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Multiple inheritance

 

Multiple inheritance, in inheritance network terminology, describes any situation where a node in an inheritance network inherits information from more than one other node in the network. Wherever this phenomenon occurs there is the potential for conflicting inheritance, i.e., when the information inherited from one node is inconsistent with that inherited from another. Because of this, the handling of multiple inheritance is an issue which is central to the design of any formalism for representing inheritance networks.

For the formalism to be coherent, it must provide a way of avoiding or resolving any conflict which might arise. This might be by banning multiple inheritance altogether, restricting it so that conflicts are avoided, providing some mechanism for conflict resolution as part of the formalism itself, or providing the user of the formalism with the means to specify how the conflict should be resolved. Putting aside considerations of functionality for the moment, we see that, in DATR, both the second and third of these options are employed. The ``longest-defined-subpath-wins'' principle amounts to conflict resolution built into the formalism; however, it does not deal with every case: definitions such as

    Node3:
        <> == Node1
        <> == Node2.
may result in unresolvable conflicts. Such conflicts could, of course, just be ruled out by appealing to their inconsistency, which, following a logical tradition, is grounds for ruling the description to be ``improper''.

Touretzky (1986, p70ff) provides a formal description of a number of properties that an inheritance network may have, and discusses their significance with respect to the problem of multiple inheritance. Tree-structured networks, as their name suggests, allow any node to inherit from at most one other node, so multiple inheritance conflicts cannot arise. Orthogonal networks allow a node to inherit from more than one other node, but the properties it inherits from each must be disjoint, so that again, no conflict can possibly arise.

The basic descriptive features of DATR allow the specification of simple orthogonal networks similar to Touretzky's. For example, if we write:

    A:
        <a> == true.
    B:
        <b> == false.
    C:
        <a> == A
        <b> == B.
then we are specifying a network of three nodes (A B, and C), and two ``predicates'' (boolean-valued attributes coded as DATR paths <a> and <b>), with C inheriting a value for <a> from A, and for <b> from B. The network is orthogonal, since <a> and <b> represent distinct (sets of) predicates.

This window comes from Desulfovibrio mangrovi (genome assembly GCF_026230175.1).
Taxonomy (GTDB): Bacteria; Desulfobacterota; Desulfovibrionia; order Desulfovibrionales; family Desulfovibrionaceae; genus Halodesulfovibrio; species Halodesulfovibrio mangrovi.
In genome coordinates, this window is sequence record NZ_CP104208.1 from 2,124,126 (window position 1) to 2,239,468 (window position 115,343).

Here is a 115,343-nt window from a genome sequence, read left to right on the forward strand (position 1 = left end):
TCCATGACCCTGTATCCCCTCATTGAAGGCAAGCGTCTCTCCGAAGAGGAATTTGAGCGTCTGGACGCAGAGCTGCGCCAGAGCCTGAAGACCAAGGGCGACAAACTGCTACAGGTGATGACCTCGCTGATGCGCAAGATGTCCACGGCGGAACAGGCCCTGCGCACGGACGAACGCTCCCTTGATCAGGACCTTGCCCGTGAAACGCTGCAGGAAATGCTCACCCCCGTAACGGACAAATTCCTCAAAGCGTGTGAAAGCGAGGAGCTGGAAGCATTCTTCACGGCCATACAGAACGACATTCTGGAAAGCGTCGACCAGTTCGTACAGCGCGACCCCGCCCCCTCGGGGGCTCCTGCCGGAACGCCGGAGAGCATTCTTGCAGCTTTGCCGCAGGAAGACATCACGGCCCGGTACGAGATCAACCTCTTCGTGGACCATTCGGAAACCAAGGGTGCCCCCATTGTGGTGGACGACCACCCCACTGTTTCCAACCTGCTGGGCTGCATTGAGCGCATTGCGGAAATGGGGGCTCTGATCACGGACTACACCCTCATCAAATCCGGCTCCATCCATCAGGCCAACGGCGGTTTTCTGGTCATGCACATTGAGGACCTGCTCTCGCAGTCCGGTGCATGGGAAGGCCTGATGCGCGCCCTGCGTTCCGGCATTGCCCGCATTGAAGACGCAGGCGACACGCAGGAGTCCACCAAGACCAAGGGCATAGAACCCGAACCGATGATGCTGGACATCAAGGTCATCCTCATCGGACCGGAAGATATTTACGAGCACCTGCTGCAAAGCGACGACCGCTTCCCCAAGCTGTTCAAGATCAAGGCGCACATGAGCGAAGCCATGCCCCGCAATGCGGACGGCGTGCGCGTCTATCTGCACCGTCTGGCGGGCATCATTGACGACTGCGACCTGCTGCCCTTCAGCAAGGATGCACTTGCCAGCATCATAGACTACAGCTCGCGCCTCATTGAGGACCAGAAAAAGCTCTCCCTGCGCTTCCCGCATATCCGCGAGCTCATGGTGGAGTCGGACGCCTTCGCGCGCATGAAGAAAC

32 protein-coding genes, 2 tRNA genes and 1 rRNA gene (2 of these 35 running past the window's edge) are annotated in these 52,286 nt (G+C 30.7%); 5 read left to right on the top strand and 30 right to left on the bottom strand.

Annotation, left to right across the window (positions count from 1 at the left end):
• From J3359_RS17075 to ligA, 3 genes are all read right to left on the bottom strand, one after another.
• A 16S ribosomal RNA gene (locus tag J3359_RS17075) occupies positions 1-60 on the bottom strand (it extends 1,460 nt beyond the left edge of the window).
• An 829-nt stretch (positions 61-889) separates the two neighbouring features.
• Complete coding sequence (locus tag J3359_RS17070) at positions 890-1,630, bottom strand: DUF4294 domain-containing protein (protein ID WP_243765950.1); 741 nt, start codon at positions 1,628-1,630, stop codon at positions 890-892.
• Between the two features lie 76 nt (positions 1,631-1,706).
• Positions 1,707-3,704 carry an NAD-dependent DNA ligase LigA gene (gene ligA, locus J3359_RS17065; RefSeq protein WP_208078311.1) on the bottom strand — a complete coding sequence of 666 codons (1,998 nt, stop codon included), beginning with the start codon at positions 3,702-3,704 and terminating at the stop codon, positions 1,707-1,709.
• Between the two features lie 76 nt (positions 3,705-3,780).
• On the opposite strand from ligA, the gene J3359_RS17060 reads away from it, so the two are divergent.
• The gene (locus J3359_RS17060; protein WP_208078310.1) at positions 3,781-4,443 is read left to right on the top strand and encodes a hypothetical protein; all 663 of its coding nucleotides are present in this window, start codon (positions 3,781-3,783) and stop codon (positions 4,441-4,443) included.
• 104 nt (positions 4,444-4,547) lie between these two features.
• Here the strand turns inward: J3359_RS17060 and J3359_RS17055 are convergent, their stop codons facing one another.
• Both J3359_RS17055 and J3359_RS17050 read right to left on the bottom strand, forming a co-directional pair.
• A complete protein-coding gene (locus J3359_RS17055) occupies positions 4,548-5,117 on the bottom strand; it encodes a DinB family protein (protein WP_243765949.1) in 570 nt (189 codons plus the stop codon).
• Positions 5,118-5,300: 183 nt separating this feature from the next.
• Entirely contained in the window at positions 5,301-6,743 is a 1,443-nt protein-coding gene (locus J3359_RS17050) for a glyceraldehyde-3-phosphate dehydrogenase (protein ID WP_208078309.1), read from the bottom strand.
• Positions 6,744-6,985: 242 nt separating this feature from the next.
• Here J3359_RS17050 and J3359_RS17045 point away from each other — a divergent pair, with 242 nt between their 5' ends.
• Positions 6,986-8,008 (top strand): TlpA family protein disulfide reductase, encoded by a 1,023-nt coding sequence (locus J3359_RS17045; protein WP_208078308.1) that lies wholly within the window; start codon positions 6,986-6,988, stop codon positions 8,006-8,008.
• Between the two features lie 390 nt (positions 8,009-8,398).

Orthogonal multiple inheritance (OMI) is a desirable property of lexical representation systems. Consider an analysis in which we put the common properties of verbs at a VERB node and the (disjoint) common properties of words that take noun phrase complements at an NP_ARG node. A transitive verb (TR_VERB) is both a verb and a word that takes an NP complement, thus it should inherit from both VERB and NP_ARG in this analysis. In DATR, this might be expressed as follows:

    VERB:
        <cat> == verb.
    NP_ARG:
        <arg cat> == np
        <arg case> == acc.
    TR_VERB:
        <cat> == VERB
        <arg> == NP_ARG.
Here TR_VERB inherits from both VERB and NP_ARG but the path prefixes cat and arg ensure that the inheritance is orthogonal and that no conflict (e.g., in respect of <cat> values) can arise.

More generally, OMI is invaluable for partitioning the various different, and largely independent, aspects of lexical description conventionally associated with such initial path prefixes as phn (phonology), mor (morphology), syn (syntax), and sem (semantics). In the English verbal system, for example, most morphological subregularities (such as having a past participle form in -en) operate entirely independently of most syntactic subregularities (such as having a ditransitive subcategorisation frame). Within the semantic domain, Pustejovsky & Boguraev (1993, 214) introduce the expression typed inheritance for OMI and argue for its advantages in connection with the consistent assembly of the different facets of meaning associated with a lexical item.

The above examples of OMI are in fact instances of a more general phenomenon in DATR. We have already noted that the combination of the longest-defined-subpath-wins and logical consistency are the basis of DATR's support for coherent multiple inheritance. It turns out that functionality (which of course implies consistency) ensures orthogonality, so that OMI falls out as the most normal, natural mode of definition using DATR.

Finally here, we note that a number of recent lexical theories have invoked a form of inheritance in which multiple parents with overlapping domains are specified, and a priority ordering imposed to resolve potential inheritance conflicts (e.g., Flickinger 1987; Russell et al. 1992). In this prioritised multiple inheritance (PMI), precedence is given to nodes that come earlier in the ordering, so that the inherited value for a property comes from the first parent node in the ordering that defines that property, regardless of whether other later nodes also define it (possibly differently).

Surprisingly perhaps, DATR 's version of OMI can be used to reconstruct PMI without making syntactic and semantic additions to the language. In fact, we have described elsewhere no fewer than three different techniques for capturing PMI in DATR (Evans et al. 1993). But DATR\ was primarily designed to facilitate OMI analyses of natural language lexicons and we do not believe that PMI treatments of the lexicon offer significant analytical or descriptive advantages.


next up previous
Next: Representing ambiguity and alternation Up: DATR techniques Previous: Lexical rules

Copyright © Roger Evans, Gerald Gazdar & Bill Keller
Wed Feb 26 12:00:02 GMT 1997